Every year on March 17 many worldwide celebrate the wearing of the green for St. Patrick’s Day and those that don’t get the ill-fated pinch. March 17 honors the death of St. Patrick (387-461 AD) of Ireland. The Irish have observed this day for thousands of years.
St. Patrick was born in Britain (Maewyn Succat in Banna Venta Berniae, Britain, now known as Wales to be exact) but was taken to Ireland by raiders at the young age of 16 and held captive for six years. During this time he turned to religion and many believed he first started to think about converting the Irish to Christianity at this time. St. Patrick escaped Ireland and went back to Britain. He began to study religion and fifteen years later he returned to Ireland to try to convert Pagans to Christianity, this task he did for thirty years.
The Irish flag is three stripes, orange, white and green. The orange was significant to Northern Ireland and the Protestants. The green was significant to the Republic of Ireland and the Catholics. And the white stood for hope of peace between them. Green is also the color of the unofficial nationalist Irish flag baring the harp. In the beginning all three colors were worn by the Irish. As time went on and times evolved, green became the dominant color.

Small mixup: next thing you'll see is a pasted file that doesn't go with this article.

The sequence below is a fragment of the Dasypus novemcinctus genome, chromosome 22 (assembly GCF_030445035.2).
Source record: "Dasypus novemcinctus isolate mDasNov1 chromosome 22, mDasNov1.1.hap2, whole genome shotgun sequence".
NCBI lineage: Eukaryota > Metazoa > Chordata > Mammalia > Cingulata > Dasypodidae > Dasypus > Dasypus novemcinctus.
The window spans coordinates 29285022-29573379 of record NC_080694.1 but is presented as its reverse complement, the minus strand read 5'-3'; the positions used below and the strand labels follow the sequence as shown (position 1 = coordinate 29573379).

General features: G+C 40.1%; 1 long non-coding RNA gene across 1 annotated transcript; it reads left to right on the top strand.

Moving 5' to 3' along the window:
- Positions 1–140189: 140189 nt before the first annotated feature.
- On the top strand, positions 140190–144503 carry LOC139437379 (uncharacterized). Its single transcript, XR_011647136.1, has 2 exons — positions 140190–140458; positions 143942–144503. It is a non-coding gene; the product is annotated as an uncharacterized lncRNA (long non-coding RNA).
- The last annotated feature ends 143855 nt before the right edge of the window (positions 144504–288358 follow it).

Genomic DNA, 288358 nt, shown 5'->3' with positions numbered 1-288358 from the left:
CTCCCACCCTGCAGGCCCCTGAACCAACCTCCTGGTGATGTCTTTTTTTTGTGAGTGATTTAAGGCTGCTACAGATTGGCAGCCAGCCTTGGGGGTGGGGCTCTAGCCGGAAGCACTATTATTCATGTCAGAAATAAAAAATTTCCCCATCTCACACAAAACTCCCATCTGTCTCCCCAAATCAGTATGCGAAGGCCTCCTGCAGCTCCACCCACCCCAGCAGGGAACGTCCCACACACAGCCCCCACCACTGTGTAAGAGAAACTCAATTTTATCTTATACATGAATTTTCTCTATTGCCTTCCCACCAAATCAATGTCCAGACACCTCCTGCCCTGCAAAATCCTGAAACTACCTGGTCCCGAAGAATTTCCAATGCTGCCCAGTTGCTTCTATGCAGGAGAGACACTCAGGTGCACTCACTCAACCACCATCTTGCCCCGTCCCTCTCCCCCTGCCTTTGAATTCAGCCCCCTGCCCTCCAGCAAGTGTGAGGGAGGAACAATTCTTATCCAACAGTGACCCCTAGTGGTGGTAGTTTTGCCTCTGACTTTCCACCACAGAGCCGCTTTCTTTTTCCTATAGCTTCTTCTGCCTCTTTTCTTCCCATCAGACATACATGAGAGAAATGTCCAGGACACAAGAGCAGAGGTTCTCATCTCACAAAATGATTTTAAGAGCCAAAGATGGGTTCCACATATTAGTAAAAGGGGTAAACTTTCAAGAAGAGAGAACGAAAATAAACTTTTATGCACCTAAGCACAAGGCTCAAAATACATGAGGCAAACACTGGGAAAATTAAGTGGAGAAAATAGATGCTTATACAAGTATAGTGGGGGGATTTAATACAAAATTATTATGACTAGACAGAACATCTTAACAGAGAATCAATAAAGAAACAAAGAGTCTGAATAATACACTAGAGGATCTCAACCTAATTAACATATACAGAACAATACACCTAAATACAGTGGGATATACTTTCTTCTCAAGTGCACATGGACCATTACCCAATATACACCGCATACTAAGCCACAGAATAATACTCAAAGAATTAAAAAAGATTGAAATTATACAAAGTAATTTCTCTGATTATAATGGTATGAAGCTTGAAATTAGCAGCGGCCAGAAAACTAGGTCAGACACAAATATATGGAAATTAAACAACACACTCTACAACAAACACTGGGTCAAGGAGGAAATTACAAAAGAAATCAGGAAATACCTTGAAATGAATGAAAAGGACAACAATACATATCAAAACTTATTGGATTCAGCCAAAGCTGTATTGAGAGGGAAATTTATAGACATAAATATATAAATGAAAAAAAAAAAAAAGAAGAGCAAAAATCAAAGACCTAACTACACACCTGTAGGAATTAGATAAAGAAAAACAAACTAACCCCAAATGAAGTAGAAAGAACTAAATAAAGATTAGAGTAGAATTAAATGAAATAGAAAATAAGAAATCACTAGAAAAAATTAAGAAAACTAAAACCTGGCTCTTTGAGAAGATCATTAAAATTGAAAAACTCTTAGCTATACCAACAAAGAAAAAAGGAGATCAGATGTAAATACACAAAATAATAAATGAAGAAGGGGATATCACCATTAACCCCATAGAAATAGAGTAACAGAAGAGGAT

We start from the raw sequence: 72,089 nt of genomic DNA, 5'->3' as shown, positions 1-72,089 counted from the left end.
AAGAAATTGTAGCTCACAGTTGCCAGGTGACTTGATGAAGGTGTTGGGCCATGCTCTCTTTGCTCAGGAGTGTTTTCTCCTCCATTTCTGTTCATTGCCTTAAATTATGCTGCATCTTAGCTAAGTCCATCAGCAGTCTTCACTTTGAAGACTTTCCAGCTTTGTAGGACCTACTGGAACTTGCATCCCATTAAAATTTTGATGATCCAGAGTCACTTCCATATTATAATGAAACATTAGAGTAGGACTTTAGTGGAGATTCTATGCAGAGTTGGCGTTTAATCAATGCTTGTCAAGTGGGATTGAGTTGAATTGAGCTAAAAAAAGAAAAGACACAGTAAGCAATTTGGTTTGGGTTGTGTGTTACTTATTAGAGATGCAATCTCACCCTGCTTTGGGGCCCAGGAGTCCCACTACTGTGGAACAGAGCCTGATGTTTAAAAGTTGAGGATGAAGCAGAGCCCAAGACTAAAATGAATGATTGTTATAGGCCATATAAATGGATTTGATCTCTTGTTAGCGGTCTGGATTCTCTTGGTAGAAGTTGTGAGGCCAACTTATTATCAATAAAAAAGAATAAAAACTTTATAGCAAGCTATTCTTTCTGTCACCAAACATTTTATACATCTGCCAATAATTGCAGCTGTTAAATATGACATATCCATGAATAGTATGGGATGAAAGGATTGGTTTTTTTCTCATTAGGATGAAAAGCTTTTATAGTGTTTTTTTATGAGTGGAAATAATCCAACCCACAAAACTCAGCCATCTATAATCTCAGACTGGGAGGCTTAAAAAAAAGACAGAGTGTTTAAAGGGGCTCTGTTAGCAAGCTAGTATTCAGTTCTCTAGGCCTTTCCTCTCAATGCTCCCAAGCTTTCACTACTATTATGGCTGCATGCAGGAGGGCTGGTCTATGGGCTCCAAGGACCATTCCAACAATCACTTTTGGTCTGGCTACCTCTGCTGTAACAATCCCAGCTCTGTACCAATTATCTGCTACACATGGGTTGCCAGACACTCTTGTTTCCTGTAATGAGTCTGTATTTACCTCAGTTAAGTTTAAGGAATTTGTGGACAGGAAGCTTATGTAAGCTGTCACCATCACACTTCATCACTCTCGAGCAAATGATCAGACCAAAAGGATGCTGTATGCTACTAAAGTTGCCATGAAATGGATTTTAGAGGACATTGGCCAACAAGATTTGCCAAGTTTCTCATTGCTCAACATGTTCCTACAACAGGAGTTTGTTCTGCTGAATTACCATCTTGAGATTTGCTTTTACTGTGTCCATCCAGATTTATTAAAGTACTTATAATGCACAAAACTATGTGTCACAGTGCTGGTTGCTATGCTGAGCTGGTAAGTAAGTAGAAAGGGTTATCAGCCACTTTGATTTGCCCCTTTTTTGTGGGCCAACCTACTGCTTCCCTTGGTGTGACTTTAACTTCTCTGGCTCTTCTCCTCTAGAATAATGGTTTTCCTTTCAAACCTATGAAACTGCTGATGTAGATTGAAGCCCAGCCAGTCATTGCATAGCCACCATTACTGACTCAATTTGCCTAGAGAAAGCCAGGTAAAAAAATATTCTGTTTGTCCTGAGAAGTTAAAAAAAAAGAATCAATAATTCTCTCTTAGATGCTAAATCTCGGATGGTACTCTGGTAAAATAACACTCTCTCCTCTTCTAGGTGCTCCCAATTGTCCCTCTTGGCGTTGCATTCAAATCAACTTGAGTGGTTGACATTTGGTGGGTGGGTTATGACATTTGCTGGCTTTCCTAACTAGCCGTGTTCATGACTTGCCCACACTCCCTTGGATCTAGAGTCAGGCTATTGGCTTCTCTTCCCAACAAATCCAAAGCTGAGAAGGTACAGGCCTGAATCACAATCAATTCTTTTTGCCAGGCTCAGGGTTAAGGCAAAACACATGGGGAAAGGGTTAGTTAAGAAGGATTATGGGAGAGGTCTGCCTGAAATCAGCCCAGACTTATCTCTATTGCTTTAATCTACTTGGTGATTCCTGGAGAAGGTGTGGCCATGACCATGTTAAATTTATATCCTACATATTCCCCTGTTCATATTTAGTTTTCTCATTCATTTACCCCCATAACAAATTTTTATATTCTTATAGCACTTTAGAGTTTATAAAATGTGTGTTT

The common myth about St. Patrick is that he banished all the snakes out of Ireland. Ireland did not have at snakes at this time, so this was untrue. Scholars believe the interpretation comes from the pagan serpent.
St. Patrick’s Day started in Ireland, but the first parade was not in Ireland, but rather the United States, in New York City, 1762. Over the years it has spread to Australia, UK, Europe, and Canada. It is an celebrated holiday, but not an official holiday. It is a national holiday in Ireland, a bank holiday in Northern Ireland and a public holiday in The Republic of Ireland.
In 2007 41.5 Billion pound of Beef and 2.6 Billion pounds of cabbage were sold in honor of St. Patrick’s Day, the traditional Irish feast. In Gaelic, St. Patrick’s Day is spoken as L ‘le Pdraig or L Fhile Pdraig.
Fun Fact About Me
My family hails from County Claire and County Cork. Last year my family found out we had linage tracing back to Vikings.
St. Patrick’s Day is a holiday I love to celebrate. It’s a celebration rich with customs, food, drinks and culture. What’s your favorite holiday?